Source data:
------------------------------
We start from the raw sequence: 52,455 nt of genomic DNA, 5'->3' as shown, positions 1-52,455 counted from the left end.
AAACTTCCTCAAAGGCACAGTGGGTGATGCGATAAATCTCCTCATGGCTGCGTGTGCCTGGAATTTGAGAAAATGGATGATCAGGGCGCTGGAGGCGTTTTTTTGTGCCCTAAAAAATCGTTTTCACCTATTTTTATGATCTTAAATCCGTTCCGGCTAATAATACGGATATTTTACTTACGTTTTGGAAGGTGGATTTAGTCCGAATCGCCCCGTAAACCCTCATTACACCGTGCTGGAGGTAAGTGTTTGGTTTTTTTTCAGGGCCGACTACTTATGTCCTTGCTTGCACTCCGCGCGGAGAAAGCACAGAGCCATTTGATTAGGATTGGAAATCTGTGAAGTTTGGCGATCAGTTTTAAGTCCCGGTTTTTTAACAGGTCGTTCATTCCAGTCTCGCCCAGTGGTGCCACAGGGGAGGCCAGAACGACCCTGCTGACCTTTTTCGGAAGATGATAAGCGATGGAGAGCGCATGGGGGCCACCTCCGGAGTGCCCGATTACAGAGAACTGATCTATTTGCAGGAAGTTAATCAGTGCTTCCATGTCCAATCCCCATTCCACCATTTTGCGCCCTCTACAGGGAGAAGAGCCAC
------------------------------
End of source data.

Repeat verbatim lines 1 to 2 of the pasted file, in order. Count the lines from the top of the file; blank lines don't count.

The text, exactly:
We start from the raw sequence: 52,455 nt of genomic DNA, 5'->3' as shown, positions 1-52,455 counted from the left end.
AAACTTCCTCAAAGGCACAGTGGGTGATGCGATAAATCTCCTCATGGCTGCGTGTGCCTGGAATTTGAGAAAATGGATGATCAGGGCGCTGGAGGCGTTTTTTTGTGCCCTAAAAAATCGTTTTCACCTATTTTTATGATCTTAAATCCGTTCCGGCTAATAATACGGATATTTTACTTACGTTTTGGAAGGTGGATTTAGTCCGAATCGCCCCGTAAACCCTCATTACACCGTGCTGGAGGTAAGTGTTTGGTTTTTTTTCAGGGCCGACTACTTATGTCCTTGCTTGCACTCCGCGCGGAGAAAGCACAGAGCCATTTGATTAGGATTGGAAATCTGTGAAGTTTGGCGATCAGTTTTAAGTCCCGGTTTTTTAACAGGTCGTTCATTCCAGTCTCGCCCAGTGGTGCCACAGGGGAGGCCAGAACGACCCTGCTGACCTTTTTCGGAAGATGATAAGCGATGGAGAGCGCATGGGGGCCACCTCCGGAGTGCCCGATTACAGAGAACTGATCTATTTGCAGGAAGTTAATCAGTGCTTCCATGTCCAATCCCCATTCCACCATTTTGCGCCCTCTACAGGGAGAAGAGCCAC